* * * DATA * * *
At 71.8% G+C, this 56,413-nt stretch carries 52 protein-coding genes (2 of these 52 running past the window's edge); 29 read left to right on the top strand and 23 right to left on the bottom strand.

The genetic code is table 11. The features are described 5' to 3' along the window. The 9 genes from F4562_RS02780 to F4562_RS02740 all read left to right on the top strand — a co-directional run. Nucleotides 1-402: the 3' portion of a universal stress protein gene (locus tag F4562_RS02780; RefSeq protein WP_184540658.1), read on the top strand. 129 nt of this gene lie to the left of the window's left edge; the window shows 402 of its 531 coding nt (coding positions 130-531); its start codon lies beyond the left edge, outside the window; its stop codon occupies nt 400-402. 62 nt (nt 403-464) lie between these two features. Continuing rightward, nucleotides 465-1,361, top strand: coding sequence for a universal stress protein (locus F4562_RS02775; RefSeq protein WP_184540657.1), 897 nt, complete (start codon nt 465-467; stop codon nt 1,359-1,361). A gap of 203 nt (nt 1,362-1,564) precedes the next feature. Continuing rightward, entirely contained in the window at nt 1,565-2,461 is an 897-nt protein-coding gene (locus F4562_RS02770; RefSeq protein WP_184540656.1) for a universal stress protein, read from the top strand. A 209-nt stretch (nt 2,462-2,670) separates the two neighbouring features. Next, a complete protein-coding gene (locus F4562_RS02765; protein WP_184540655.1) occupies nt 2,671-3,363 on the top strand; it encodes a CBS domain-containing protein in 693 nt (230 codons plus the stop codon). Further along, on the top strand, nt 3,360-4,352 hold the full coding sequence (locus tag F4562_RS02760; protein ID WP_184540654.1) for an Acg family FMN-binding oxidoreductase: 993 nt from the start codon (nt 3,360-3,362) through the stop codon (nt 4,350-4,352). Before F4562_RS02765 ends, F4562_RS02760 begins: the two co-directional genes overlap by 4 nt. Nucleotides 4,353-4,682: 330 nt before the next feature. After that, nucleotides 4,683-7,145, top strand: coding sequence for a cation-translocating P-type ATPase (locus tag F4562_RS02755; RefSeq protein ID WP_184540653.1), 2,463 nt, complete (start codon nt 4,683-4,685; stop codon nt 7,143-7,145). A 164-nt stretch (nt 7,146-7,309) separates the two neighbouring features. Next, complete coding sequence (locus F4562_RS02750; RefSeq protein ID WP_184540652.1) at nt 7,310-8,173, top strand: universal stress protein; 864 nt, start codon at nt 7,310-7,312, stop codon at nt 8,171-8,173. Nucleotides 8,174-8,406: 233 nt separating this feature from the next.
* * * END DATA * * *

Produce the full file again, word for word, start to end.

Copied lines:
At 71.8% G+C, this 56,413-nt stretch carries 52 protein-coding genes (2 of these 52 running past the window's edge); 29 read left to right on the top strand and 23 right to left on the bottom strand.

The genetic code is table 11. The features are described 5' to 3' along the window. The 9 genes from F4562_RS02780 to F4562_RS02740 all read left to right on the top strand — a co-directional run. Nucleotides 1-402: the 3' portion of a universal stress protein gene (locus tag F4562_RS02780; RefSeq protein WP_184540658.1), read on the top strand. 129 nt of this gene lie to the left of the window's left edge; the window shows 402 of its 531 coding nt (coding positions 130-531); its start codon lies beyond the left edge, outside the window; its stop codon occupies nt 400-402. 62 nt (nt 403-464) lie between these two features. Continuing rightward, nucleotides 465-1,361, top strand: coding sequence for a universal stress protein (locus F4562_RS02775; RefSeq protein WP_184540657.1), 897 nt, complete (start codon nt 465-467; stop codon nt 1,359-1,361). A gap of 203 nt (nt 1,362-1,564) precedes the next feature. Continuing rightward, entirely contained in the window at nt 1,565-2,461 is an 897-nt protein-coding gene (locus F4562_RS02770; RefSeq protein WP_184540656.1) for a universal stress protein, read from the top strand. A 209-nt stretch (nt 2,462-2,670) separates the two neighbouring features. Next, a complete protein-coding gene (locus F4562_RS02765; protein WP_184540655.1) occupies nt 2,671-3,363 on the top strand; it encodes a CBS domain-containing protein in 693 nt (230 codons plus the stop codon). Further along, on the top strand, nt 3,360-4,352 hold the full coding sequence (locus tag F4562_RS02760; protein ID WP_184540654.1) for an Acg family FMN-binding oxidoreductase: 993 nt from the start codon (nt 3,360-3,362) through the stop codon (nt 4,350-4,352). Before F4562_RS02765 ends, F4562_RS02760 begins: the two co-directional genes overlap by 4 nt. Nucleotides 4,353-4,682: 330 nt before the next feature. After that, nucleotides 4,683-7,145, top strand: coding sequence for a cation-translocating P-type ATPase (locus tag F4562_RS02755; RefSeq protein ID WP_184540653.1), 2,463 nt, complete (start codon nt 4,683-4,685; stop codon nt 7,143-7,145). A 164-nt stretch (nt 7,146-7,309) separates the two neighbouring features. Next, complete coding sequence (locus F4562_RS02750; RefSeq protein ID WP_184540652.1) at nt 7,310-8,173, top strand: universal stress protein; 864 nt, start codon at nt 7,310-7,312, stop codon at nt 8,171-8,173. Nucleotides 8,174-8,406: 233 nt separating this feature from the next.